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Patty Griffin releases demos and home recordings on 'Tape'


Patty Griffin's newest album is a collection of old tunes, but not any that have been released before.


PATTY GRIFFIN: (Singing) Little yellow house with a cross on the door.

NADWORNY: Many are songs she wrote and captured over the years on cheap home recording apps and then set aside. That is, until the pandemic sent her digging through them, where she found the makings of a new record. It's called "Tape," and the multi-Grammy-winning Patty Griffin joins us now to talk about it. Thanks for being here.

GRIFFIN: Thanks for having me.

NADWORNY: What did you hear in them when you went back and listened?

GRIFFIN: I think, you know, I'm always my worst critic. Like, if I play something that's new to a friend of mine and they happen to be - they need a cigarette and they're not really paying attention and they don't give me the full, wow, that's great (laughter), then I tend to just drop whatever it is and go, oh, that must be terrible. They're not giving me the reaction I want (laughter). So, you know, I keep growing up every year. I get a little more grown up. And I thought, well, maybe I read that wrong. Maybe that's a little better than I thought. I should probably check that one out again.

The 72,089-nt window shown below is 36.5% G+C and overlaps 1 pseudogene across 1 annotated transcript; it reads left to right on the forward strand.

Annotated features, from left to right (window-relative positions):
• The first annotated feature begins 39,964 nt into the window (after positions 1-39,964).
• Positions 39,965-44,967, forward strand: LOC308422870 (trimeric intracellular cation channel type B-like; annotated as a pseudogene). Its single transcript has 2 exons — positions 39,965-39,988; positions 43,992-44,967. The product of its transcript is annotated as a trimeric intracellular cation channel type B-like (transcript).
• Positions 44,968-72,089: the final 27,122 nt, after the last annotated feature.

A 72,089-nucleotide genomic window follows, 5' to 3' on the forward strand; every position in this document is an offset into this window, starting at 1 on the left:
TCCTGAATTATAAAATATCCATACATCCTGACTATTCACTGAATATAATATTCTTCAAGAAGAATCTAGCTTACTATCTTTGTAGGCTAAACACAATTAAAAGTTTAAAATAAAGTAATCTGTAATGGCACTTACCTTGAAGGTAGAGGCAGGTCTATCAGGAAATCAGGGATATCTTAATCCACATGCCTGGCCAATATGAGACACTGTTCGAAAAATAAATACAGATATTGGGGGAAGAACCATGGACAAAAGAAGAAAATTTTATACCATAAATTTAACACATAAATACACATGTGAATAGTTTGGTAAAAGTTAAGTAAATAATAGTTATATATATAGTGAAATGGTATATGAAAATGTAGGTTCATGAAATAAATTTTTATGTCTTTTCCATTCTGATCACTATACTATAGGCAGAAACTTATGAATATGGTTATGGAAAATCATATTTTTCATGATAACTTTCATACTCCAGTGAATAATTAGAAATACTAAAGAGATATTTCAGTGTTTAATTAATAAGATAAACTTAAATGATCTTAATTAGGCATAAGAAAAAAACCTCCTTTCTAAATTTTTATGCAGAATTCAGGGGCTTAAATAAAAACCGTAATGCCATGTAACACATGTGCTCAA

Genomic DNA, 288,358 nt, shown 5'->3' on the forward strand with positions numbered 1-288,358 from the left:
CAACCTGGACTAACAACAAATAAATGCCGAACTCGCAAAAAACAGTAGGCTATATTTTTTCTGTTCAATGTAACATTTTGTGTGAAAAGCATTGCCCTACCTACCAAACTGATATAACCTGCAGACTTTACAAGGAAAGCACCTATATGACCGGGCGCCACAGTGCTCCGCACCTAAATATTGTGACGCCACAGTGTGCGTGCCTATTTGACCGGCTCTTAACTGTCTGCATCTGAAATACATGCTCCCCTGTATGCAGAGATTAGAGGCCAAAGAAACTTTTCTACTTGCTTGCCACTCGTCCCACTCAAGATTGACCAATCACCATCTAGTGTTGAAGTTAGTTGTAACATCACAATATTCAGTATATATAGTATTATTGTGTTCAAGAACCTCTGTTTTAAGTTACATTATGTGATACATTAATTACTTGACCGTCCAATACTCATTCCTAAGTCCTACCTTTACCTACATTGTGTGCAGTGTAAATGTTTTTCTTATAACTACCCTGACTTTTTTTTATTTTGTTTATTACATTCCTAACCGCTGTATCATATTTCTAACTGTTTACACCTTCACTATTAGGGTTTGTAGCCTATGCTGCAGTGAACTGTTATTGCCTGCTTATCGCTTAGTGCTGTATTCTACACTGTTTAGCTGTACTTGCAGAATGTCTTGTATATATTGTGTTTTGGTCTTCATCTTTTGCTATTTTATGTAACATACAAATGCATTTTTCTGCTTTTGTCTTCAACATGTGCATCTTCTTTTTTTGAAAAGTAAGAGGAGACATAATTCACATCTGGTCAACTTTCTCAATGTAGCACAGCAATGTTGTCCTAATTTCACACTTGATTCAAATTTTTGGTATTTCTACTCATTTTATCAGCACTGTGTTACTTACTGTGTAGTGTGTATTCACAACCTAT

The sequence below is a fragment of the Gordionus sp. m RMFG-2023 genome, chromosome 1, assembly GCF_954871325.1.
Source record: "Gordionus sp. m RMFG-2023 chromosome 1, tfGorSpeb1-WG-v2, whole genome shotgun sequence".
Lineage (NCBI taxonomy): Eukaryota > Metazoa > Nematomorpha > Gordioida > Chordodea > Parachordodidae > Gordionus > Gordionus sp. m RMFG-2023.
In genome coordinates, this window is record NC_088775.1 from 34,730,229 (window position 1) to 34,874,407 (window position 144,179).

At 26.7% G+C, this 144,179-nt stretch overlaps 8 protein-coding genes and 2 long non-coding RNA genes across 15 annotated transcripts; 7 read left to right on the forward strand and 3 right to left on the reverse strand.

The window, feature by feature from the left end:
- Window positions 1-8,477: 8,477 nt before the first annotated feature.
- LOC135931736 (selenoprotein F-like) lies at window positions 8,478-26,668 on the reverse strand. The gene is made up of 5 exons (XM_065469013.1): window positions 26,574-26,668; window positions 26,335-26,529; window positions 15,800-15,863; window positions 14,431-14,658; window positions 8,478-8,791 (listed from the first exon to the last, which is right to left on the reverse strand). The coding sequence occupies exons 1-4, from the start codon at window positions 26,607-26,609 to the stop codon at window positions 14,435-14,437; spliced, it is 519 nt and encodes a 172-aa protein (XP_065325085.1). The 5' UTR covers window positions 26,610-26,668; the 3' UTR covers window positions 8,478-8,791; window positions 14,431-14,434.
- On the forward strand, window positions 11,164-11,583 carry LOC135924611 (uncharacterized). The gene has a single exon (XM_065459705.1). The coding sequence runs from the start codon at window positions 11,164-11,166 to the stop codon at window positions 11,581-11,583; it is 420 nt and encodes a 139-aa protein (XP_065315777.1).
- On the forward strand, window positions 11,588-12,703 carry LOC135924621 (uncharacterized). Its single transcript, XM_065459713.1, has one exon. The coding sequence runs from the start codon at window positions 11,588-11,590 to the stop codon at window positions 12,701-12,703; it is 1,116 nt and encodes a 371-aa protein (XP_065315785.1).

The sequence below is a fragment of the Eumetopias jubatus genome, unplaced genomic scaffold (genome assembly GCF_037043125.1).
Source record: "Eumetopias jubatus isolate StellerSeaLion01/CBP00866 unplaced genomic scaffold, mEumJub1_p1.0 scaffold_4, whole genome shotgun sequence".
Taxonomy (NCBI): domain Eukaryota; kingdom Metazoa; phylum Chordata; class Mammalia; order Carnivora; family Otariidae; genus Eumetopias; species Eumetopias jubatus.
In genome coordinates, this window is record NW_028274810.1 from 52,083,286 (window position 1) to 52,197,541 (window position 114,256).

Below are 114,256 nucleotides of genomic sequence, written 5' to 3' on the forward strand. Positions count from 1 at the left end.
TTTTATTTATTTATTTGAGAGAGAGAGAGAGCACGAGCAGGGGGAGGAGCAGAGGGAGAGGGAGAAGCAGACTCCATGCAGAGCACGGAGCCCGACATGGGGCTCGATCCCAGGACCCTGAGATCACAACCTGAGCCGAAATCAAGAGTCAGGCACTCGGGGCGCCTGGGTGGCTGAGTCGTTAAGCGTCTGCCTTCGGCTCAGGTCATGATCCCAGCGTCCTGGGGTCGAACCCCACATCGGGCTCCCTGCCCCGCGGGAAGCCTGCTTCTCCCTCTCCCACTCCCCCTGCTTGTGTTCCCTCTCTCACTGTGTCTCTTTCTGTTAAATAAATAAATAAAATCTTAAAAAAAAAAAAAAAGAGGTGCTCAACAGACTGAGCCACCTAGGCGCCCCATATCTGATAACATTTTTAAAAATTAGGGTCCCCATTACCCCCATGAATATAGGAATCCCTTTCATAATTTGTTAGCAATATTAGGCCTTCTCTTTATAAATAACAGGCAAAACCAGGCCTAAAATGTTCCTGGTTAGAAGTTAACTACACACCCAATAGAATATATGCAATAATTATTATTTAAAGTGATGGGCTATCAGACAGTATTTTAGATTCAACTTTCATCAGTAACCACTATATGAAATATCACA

NADWORNY: Well, let's listen to a bit of the first song on the album. This is "Get Lucky."


GRIFFIN: (Singing) Maybe you'll get lucky one more time. Maybe all the stars in the universe will shine for you one more time, one more day. Maybe you'll get lucky along the way.

NADWORNY: When did you write this song, and why did you want it to open the album?

GRIFFIN: I think that was probably in the 2010 - '09, '10 region. I'm not really sure. I thought it was a nice starter. It gives you a very big clue that the rest of the record's going to be technically challenging to listen to. So, you know, there's not going to be a pretty recording of things. So you're going to get that information right away. And at the same time, it's a pretty compelling performance, I think. You know, now that I'm older, I can look back at that and be a little more kind and say there's moments in that performance that are good. You know, if I was producing her, I would go, oh, that's good. You know, let's keep that.

NADWORNY: Well, let's talk a little bit about the sound quality because on a lot of these songs, it is different than what we typically hear on a studio album. You've said that your home recordings are almost always your favorite recordings. Why?